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California has approved over 4,000 low-income, medically-fragile children for in-home nursing care, all paid for by the state's Medicaid program, Medi-Cal. But a new lawsuit claims those children aren't getting the around-the-clock nursing care they require and are supposed to receive by law.
"The state's failure to arrange for in-home nursing also creates an enormous strain on families, which in turn can lead to job loss, broken relationships, and caregiver burnout," according to plaintiffs' attorney William Leiner. "Some parents are forced to face the unfathomable possibility that their children may need to leave the family home to obtain needed nursing care."
A Dearth of Nurses
According to NBC Bay Area, California's Department of Health Care Services (DHCS) recently found that home health nurses could only provide 71 percent of the hours needed to care for sick children statewide. Home health care agencies blamed the in-home nursing shortage on higher pay provided by hospitals. And the shortage has had a significant impact on families:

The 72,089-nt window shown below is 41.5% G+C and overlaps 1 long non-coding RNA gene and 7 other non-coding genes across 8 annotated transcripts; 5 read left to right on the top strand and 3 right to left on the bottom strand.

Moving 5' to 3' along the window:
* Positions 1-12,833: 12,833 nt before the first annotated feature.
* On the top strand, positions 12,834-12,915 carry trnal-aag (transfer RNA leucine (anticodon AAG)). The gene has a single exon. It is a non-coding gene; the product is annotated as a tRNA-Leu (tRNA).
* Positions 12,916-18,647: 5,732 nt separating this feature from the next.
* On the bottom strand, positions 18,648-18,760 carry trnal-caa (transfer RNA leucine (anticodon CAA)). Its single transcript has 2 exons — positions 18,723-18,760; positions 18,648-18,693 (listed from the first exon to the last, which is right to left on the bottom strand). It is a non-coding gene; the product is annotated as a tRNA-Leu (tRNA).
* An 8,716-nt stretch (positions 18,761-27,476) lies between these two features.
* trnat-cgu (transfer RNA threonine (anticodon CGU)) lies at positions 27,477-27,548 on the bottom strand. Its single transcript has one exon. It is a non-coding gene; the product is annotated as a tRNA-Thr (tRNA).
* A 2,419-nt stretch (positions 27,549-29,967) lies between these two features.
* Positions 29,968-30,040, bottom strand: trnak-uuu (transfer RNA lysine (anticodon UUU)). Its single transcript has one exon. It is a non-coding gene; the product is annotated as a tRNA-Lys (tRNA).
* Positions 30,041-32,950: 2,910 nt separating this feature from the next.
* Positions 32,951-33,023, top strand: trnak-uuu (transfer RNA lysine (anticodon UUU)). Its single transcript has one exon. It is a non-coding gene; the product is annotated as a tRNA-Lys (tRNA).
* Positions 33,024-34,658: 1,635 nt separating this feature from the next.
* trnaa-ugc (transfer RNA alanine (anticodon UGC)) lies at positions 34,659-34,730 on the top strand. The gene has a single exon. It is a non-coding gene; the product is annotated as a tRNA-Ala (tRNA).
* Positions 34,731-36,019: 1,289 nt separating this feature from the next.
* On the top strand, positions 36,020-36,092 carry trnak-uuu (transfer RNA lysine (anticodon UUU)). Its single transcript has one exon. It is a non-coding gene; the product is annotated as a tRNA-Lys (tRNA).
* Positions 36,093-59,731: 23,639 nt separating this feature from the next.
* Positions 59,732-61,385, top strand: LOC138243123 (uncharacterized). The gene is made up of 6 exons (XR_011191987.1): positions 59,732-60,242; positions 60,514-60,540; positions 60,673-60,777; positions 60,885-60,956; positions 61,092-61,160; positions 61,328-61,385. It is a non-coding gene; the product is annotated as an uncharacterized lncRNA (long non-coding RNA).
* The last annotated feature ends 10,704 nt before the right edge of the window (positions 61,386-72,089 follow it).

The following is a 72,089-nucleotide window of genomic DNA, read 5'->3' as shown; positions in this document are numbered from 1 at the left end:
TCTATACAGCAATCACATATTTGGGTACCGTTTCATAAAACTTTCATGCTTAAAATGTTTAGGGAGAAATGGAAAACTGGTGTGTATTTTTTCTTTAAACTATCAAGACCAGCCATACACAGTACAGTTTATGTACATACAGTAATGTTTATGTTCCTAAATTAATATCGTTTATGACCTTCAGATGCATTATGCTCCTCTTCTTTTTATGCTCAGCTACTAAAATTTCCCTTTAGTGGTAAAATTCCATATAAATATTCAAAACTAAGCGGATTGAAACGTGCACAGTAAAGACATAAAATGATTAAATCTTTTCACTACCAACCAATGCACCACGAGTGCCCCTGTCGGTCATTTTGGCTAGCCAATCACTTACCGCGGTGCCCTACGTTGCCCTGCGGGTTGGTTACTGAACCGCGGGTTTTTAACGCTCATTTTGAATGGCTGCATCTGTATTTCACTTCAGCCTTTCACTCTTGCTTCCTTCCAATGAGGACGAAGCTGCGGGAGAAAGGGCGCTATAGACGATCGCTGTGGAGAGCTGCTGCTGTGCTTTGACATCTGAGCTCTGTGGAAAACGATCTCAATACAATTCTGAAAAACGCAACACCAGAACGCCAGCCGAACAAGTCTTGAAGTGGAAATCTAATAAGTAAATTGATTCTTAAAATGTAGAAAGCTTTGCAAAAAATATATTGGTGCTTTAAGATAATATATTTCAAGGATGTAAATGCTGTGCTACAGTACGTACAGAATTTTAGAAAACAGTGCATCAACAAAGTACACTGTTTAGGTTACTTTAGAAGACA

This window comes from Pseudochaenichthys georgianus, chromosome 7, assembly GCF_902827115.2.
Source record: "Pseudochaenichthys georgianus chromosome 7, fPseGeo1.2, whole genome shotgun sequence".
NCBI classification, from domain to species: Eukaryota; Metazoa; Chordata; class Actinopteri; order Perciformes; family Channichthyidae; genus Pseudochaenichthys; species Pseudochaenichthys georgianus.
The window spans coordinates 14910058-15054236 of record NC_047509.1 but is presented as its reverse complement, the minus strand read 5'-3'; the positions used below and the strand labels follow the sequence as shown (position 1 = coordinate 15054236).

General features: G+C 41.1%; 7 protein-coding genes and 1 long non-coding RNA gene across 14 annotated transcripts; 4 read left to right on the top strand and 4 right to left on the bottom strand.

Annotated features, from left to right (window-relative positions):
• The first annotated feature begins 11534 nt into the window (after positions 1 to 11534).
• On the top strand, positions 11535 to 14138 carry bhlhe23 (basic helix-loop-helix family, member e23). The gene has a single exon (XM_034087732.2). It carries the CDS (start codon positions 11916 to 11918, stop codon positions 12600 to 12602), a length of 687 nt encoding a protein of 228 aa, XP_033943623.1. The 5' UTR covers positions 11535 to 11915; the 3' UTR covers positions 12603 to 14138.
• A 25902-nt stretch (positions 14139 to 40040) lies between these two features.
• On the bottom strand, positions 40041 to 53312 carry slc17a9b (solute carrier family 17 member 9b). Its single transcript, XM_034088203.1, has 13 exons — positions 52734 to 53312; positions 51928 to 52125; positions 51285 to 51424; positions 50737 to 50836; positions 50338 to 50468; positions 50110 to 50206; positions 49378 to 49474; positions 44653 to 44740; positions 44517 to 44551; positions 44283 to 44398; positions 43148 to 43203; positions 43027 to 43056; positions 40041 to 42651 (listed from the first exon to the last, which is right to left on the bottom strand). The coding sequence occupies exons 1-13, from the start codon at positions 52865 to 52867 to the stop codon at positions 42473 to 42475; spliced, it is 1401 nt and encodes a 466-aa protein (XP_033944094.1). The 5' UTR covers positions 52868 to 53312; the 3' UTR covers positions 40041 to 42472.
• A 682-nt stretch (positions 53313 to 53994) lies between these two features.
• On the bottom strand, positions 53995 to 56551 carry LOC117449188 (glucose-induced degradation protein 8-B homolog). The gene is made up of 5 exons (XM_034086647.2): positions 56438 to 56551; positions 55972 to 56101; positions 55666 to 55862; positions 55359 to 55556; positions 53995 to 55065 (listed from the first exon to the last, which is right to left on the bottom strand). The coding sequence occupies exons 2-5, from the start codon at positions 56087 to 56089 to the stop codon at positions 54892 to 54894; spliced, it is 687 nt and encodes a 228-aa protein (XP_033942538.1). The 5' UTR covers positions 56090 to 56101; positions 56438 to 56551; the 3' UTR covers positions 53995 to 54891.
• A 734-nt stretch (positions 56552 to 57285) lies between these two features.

The NBC Bay Area Investigative Unit first exposed in 2016 that the nursing shortage is taking a toll. We've spoken to families who have had to move out of the Bay Area to find nurses, parents who have had to quit their jobs to stay home full time with their kids, and children who have been on nursing agency waiting lists for years.
Around-the-Clock Needs but N Around-the-Clock Care
The lawsuit, which names DHCS and its director Jennifer Kent as defendants, was filed by the parents of a 7-year-old girl and 5-year-old boy and seeks class action status to represent the thousands of other children not receiving the nursing care ordered by their doctors and approved by the agency. The children "cannot move, turn, feed, dress, bathe or otherwise take care of themselves" and require round-the-clock care, according to the lawsuit. Yet California has "systemically failed to arrange for these nursing services as mandated by federal law" by providing only a fraction of the nursing hours promised by the state and parents are left to "navigate a complex system with little to no support in obtaining necessary services for their children."
The plaintiffs are asking a federal judge to order California to arrange care for the affected children.